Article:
Legislation implemented in the 2018 federal budget mandates the reduction of the Small Business Limit to Canadian Controlled Private Corporations ("CCPCs") that alone (or as part of an associated group) earn passive income in excess of $50,000. The Small Business Limit is fully eliminated for federal tax purposes when a company earns $150,000 of passive income. So for taxation years beginning after 2018, corporations that have excess passive income receive a diminished benefit of tax deferral on income earned inside their corporation. Removing the passive assets from the corporation will: 1) preserve the $500,000 small business deduction on active business income and 2) assist in maintaining the corporation’s status as a qualified small business corporation for purposes of the Lifetime Capital Gains Exemption on a future sale of the shares of the corporation.

  4. Tax-free wealth transfer
    The RRSP of a taxpayer is fully taxed upon the death of the second spouse and can only be rolled over on a tax-deferred basis to a disabled child. However, in the case of an IPP, if the children are employed and earn employment income from the Sponsoring Corporation, they are eligible to become plan members and be named beneficiaries of the IPP. In the event of death, the assets owned inside the IPP can avoid immediate taxation and go towards funding the employed spouse (similar to an RRSP) but also to the children’s retirement, only to be taxed at the time they receive the IPP benefits. If the spouse/children are in a lower-income tax bracket than the member of the IPP, a lower level of income tax may be paid on the IPP benefits.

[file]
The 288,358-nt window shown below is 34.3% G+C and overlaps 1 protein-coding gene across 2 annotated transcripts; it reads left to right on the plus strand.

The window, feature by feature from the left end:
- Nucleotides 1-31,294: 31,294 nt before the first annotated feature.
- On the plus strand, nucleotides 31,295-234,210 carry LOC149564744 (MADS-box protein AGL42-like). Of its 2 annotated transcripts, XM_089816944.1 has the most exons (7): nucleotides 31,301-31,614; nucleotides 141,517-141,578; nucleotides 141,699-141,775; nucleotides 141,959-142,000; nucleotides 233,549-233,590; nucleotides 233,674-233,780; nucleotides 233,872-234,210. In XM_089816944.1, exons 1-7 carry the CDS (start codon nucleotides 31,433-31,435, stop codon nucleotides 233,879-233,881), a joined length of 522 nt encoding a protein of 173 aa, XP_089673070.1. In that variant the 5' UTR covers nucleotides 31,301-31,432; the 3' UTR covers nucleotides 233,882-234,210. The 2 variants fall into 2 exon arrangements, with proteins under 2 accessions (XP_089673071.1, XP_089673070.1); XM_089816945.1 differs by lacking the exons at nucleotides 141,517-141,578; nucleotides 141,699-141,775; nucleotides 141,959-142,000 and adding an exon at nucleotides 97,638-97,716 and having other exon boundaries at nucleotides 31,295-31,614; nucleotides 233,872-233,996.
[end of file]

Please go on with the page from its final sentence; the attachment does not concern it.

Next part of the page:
What are some downsides to using an IPP?

Of course, an Individual Pension Plan also has a few disadvantages for both the participant and the Sponsoring Corporation. The following outlines some potential disadvantages.

  1. Administration costs
    While the setup and administration costs are generally tax-deductible to the Sponsoring Corporation, establishing an IPP has administrative costs. Moreover, there are annual administrative costs as well as actuarial costs. Also, the costs of winding up the IPP should be considered as this process may be onerous. An RRSP does not have these similar administrative costs. 

  2. Access to funds before retirement 
     Previously, funds contributed to the IPP could not be accessed and were locked in until retirement. While the legislation implemented in 2020 by the Ontario government allows taxpayers to access funds prior to their retirement, doing so before the age of 50 would require additional planning. To avoid possible unintended tax consequences on accessing funds before retirement, we recommend seeking advice from your advisors.

  3. Funding requirements